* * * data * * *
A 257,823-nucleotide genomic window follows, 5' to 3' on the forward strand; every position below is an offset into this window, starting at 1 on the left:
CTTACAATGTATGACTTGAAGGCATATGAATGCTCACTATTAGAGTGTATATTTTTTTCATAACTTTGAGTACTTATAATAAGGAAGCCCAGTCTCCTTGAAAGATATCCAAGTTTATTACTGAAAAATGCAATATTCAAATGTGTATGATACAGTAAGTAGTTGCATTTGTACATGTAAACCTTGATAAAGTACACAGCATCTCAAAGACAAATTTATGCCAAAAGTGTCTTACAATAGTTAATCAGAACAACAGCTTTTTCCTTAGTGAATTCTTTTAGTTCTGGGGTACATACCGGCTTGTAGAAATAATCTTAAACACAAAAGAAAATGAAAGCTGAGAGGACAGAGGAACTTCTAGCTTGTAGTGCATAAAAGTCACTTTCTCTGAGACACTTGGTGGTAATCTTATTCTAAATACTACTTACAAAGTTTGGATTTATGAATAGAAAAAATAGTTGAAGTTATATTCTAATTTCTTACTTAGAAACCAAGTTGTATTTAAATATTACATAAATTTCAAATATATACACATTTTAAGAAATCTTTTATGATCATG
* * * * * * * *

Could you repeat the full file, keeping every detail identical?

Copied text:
A 257,823-nucleotide genomic window follows, 5' to 3' on the forward strand; every position below is an offset into this window, starting at 1 on the left:
CTTACAATGTATGACTTGAAGGCATATGAATGCTCACTATTAGAGTGTATATTTTTTTCATAACTTTGAGTACTTATAATAAGGAAGCCCAGTCTCCTTGAAAGATATCCAAGTTTATTACTGAAAAATGCAATATTCAAATGTGTATGATACAGTAAGTAGTTGCATTTGTACATGTAAACCTTGATAAAGTACACAGCATCTCAAAGACAAATTTATGCCAAAAGTGTCTTACAATAGTTAATCAGAACAACAGCTTTTTCCTTAGTGAATTCTTTTAGTTCTGGGGTACATACCGGCTTGTAGAAATAATCTTAAACACAAAAGAAAATGAAAGCTGAGAGGACAGAGGAACTTCTAGCTTGTAGTGCATAAAAGTCACTTTCTCTGAGACACTTGGTGGTAATCTTATTCTAAATACTACTTACAAAGTTTGGATTTATGAATAGAAAAAATAGTTGAAGTTATATTCTAATTTCTTACTTAGAAACCAAGTTGTATTTAAATATTACATAAATTTCAAATATATACACATTTTAAGAAATCTTTTATGATCATG